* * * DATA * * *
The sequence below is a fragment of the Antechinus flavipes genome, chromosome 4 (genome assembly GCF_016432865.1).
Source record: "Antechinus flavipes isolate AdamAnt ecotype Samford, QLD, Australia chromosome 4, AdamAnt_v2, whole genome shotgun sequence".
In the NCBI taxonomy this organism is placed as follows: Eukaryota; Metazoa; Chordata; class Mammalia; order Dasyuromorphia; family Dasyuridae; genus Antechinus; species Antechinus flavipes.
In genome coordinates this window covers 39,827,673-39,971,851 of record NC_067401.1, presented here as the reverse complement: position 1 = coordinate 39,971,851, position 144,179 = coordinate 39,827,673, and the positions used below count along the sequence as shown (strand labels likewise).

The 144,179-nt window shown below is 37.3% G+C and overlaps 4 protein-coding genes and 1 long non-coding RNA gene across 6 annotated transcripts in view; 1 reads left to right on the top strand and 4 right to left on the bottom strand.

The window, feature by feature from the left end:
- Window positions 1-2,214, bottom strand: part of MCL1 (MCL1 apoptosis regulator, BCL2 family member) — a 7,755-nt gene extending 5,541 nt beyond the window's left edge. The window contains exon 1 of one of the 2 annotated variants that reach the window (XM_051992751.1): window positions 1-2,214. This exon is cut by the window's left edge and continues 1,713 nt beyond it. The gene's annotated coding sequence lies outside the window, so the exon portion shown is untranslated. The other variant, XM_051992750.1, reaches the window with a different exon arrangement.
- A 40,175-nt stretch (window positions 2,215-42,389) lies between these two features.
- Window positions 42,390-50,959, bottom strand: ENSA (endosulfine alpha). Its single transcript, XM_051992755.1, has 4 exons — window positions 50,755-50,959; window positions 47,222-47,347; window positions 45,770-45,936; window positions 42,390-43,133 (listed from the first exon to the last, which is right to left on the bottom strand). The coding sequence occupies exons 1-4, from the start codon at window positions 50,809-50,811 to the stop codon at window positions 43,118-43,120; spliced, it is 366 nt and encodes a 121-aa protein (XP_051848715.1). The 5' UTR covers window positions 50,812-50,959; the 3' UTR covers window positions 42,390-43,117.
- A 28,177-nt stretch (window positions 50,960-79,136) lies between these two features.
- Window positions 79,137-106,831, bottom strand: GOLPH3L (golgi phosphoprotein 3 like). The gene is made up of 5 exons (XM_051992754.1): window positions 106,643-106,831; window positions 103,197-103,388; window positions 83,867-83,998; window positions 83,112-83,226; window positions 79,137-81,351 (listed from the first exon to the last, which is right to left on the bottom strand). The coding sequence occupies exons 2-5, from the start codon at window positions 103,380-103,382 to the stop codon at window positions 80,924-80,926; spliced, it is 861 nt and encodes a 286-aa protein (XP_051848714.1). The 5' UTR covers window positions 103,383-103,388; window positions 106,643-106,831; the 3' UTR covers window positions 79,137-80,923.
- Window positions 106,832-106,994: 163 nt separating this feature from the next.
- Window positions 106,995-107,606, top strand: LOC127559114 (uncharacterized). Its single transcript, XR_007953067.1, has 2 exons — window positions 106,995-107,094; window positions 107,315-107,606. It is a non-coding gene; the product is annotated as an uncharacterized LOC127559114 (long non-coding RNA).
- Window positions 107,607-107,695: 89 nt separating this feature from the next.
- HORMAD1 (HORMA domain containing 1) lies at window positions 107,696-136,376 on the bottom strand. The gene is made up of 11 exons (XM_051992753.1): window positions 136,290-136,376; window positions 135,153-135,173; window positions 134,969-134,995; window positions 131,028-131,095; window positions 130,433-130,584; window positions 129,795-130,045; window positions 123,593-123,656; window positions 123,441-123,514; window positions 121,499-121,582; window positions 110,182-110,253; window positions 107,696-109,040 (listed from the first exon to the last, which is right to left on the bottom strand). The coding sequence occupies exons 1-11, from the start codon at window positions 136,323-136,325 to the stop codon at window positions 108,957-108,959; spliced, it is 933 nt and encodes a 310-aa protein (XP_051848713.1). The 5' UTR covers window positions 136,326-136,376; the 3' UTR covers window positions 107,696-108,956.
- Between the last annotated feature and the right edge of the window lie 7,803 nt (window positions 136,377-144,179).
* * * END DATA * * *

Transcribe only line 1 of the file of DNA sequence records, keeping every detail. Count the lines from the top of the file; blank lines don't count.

The sequence below is a fragment of the Antechinus flavipes genome, chromosome 4 (genome assembly GCF_016432865.1).